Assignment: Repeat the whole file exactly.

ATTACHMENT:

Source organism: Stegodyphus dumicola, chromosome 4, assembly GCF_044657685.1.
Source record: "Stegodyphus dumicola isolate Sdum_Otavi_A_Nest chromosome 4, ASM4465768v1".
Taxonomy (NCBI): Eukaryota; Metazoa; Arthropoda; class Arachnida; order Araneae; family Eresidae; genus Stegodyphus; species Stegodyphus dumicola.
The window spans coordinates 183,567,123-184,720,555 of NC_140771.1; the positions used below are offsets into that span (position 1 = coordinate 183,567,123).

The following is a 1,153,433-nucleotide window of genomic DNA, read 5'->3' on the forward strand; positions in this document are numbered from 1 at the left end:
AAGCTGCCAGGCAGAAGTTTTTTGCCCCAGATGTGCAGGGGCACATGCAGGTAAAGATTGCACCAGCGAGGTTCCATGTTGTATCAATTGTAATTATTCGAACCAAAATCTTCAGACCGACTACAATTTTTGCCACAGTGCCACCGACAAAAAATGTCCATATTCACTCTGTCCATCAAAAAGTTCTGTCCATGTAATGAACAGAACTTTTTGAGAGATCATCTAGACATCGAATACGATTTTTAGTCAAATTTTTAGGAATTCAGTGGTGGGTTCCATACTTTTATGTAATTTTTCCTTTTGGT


Source organism: Stegodyphus dumicola, chromosome 4, assembly GCF_044657685.1.
Source record: "Stegodyphus dumicola isolate Sdum_Otavi_A_Nest chromosome 4, ASM4465768v1".
Taxonomy (NCBI): Eukaryota; Metazoa; Arthropoda; class Arachnida; order Araneae; family Eresidae; genus Stegodyphus; species Stegodyphus dumicola.
The window spans coordinates 183,567,123-184,720,555 of NC_140771.1; the positions used below are offsets into that span (position 1 = coordinate 183,567,123).

The following is a 1,153,433-nucleotide window of genomic DNA, read 5'->3' on the forward strand; positions in this document are numbered from 1 at the left end:
AAGCTGCCAGGCAGAAGTTTTTTGCCCCAGATGTGCAGGGGCACATGCAGGTAAAGATTGCACCAGCGAGGTTCCATGTTGTATCAATTGTAATTATTCGAACCAAAATCTTCAGACCGACTACAATTTTTGCCACAGTGCCACCGACAAAAAATGTCCATATTCACTCTGTCCATCAAAAAGTTCTGTCCATGTAATGAACAGAACTTTTTGAGAGATCATCTAGACATCGAATACGATTTTTAGTCAAATTTTTAGGAATTCAGTGGTGGGTTCCATACTTTTATGTAATTTTTCCTTTTGGT